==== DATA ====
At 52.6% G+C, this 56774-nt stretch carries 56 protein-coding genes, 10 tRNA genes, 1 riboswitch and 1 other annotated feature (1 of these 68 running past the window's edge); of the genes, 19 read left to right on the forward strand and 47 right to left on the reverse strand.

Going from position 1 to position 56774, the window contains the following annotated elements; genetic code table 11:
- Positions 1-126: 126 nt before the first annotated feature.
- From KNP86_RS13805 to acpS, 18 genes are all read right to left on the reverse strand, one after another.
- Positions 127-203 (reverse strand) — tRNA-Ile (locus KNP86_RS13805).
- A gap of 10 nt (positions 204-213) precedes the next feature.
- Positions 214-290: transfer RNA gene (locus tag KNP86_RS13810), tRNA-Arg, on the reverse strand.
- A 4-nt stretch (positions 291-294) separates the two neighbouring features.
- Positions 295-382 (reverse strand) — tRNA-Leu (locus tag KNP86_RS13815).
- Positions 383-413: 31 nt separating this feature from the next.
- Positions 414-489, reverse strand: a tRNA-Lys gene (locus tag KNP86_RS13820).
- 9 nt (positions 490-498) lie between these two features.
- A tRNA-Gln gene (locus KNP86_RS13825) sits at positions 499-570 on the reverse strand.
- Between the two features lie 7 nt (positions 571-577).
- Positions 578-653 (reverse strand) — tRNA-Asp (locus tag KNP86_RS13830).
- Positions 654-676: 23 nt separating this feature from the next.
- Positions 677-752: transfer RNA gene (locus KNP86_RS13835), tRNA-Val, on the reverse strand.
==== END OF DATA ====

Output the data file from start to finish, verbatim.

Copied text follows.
At 52.6% G+C, this 56774-nt stretch carries 56 protein-coding genes, 10 tRNA genes, 1 riboswitch and 1 other annotated feature (1 of these 68 running past the window's edge); of the genes, 19 read left to right on the forward strand and 47 right to left on the reverse strand.

Going from position 1 to position 56774, the window contains the following annotated elements; genetic code table 11:
- Positions 1-126: 126 nt before the first annotated feature.
- From KNP86_RS13805 to acpS, 18 genes are all read right to left on the reverse strand, one after another.
- Positions 127-203 (reverse strand) — tRNA-Ile (locus KNP86_RS13805).
- A gap of 10 nt (positions 204-213) precedes the next feature.
- Positions 214-290: transfer RNA gene (locus tag KNP86_RS13810), tRNA-Arg, on the reverse strand.
- A 4-nt stretch (positions 291-294) separates the two neighbouring features.
- Positions 295-382 (reverse strand) — tRNA-Leu (locus tag KNP86_RS13815).
- Positions 383-413: 31 nt separating this feature from the next.
- Positions 414-489, reverse strand: a tRNA-Lys gene (locus tag KNP86_RS13820).
- 9 nt (positions 490-498) lie between these two features.
- A tRNA-Gln gene (locus KNP86_RS13825) sits at positions 499-570 on the reverse strand.
- Between the two features lie 7 nt (positions 571-577).
- Positions 578-653 (reverse strand) — tRNA-Asp (locus tag KNP86_RS13830).
- Positions 654-676: 23 nt separating this feature from the next.
- Positions 677-752: transfer RNA gene (locus KNP86_RS13835), tRNA-Val, on the reverse strand.